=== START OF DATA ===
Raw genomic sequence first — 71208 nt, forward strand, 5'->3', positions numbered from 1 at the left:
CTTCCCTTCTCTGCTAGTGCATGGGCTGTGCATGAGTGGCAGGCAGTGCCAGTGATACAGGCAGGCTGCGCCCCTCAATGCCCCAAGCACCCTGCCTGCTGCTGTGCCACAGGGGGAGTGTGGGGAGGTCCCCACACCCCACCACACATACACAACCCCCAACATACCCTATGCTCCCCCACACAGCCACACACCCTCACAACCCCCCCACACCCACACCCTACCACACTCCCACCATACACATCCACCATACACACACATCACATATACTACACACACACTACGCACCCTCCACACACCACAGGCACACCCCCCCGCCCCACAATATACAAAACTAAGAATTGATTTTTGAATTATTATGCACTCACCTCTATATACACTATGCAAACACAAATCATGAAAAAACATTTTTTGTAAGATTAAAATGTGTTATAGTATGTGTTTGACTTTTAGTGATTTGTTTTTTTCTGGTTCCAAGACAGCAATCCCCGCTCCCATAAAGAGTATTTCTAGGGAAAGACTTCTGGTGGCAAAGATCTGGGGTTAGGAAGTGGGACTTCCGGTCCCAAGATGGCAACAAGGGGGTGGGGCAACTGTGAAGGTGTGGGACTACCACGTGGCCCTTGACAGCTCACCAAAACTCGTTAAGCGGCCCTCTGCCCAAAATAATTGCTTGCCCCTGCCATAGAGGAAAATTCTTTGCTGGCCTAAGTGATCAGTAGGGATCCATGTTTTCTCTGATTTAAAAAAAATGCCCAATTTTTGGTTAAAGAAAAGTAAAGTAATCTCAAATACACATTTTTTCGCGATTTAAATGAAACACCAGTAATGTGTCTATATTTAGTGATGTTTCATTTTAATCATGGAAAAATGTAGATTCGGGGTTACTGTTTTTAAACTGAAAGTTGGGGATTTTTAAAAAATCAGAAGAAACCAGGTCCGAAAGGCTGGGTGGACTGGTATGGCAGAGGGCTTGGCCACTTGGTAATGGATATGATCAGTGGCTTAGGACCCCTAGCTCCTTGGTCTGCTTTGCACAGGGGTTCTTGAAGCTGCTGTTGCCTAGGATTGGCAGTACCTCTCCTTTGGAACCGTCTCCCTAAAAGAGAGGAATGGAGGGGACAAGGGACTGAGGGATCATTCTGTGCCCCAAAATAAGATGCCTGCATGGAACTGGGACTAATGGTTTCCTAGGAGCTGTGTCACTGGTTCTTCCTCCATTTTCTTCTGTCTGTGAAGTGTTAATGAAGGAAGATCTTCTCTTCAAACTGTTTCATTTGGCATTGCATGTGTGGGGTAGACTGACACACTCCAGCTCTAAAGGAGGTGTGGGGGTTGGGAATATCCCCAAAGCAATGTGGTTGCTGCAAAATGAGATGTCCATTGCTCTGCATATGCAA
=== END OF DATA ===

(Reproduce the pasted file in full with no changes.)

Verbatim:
Raw genomic sequence first — 71208 nt, forward strand, 5'->3', positions numbered from 1 at the left:
CTTCCCTTCTCTGCTAGTGCATGGGCTGTGCATGAGTGGCAGGCAGTGCCAGTGATACAGGCAGGCTGCGCCCCTCAATGCCCCAAGCACCCTGCCTGCTGCTGTGCCACAGGGGGAGTGTGGGGAGGTCCCCACACCCCACCACACATACACAACCCCCAACATACCCTATGCTCCCCCACACAGCCACACACCCTCACAACCCCCCCACACCCACACCCTACCACACTCCCACCATACACATCCACCATACACACACATCACATATACTACACACACACTACGCACCCTCCACACACCACAGGCACACCCCCCCGCCCCACAATATACAAAACTAAGAATTGATTTTTGAATTATTATGCACTCACCTCTATATACACTATGCAAACACAAATCATGAAAAAACATTTTTTGTAAGATTAAAATGTGTTATAGTATGTGTTTGACTTTTAGTGATTTGTTTTTTTCTGGTTCCAAGACAGCAATCCCCGCTCCCATAAAGAGTATTTCTAGGGAAAGACTTCTGGTGGCAAAGATCTGGGGTTAGGAAGTGGGACTTCCGGTCCCAAGATGGCAACAAGGGGGTGGGGCAACTGTGAAGGTGTGGGACTACCACGTGGCCCTTGACAGCTCACCAAAACTCGTTAAGCGGCCCTCTGCCCAAAATAATTGCTTGCCCCTGCCATAGAGGAAAATTCTTTGCTGGCCTAAGTGATCAGTAGGGATCCATGTTTTCTCTGATTTAAAAAAAATGCCCAATTTTTGGTTAAAGAAAAGTAAAGTAATCTCAAATACACATTTTTTCGCGATTTAAATGAAACACCAGTAATGTGTCTATATTTAGTGATGTTTCATTTTAATCATGGAAAAATGTAGATTCGGGGTTACTGTTTTTAAACTGAAAGTTGGGGATTTTTAAAAAATCAGAAGAAACCAGGTCCGAAAGGCTGGGTGGACTGGTATGGCAGAGGGCTTGGCCACTTGGTAATGGATATGATCAGTGGCTTAGGACCCCTAGCTCCTTGGTCTGCTTTGCACAGGGGTTCTTGAAGCTGCTGTTGCCTAGGATTGGCAGTACCTCTCCTTTGGAACCGTCTCCCTAAAAGAGAGGAATGGAGGGGACAAGGGACTGAGGGATCATTCTGTGCCCCAAAATAAGATGCCTGCATGGAACTGGGACTAATGGTTTCCTAGGAGCTGTGTCACTGGTTCTTCCTCCATTTTCTTCTGTCTGTGAAGTGTTAATGAAGGAAGATCTTCTCTTCAAACTGTTTCATTTGGCATTGCATGTGTGGGGTAGACTGACACACTCCAGCTCTAAAGGAGGTGTGGGGGTTGGGAATATCCCCAAAGCAATGTGGTTGCTGCAAAATGAGATGTCCATTGCTCTGCATATGCAA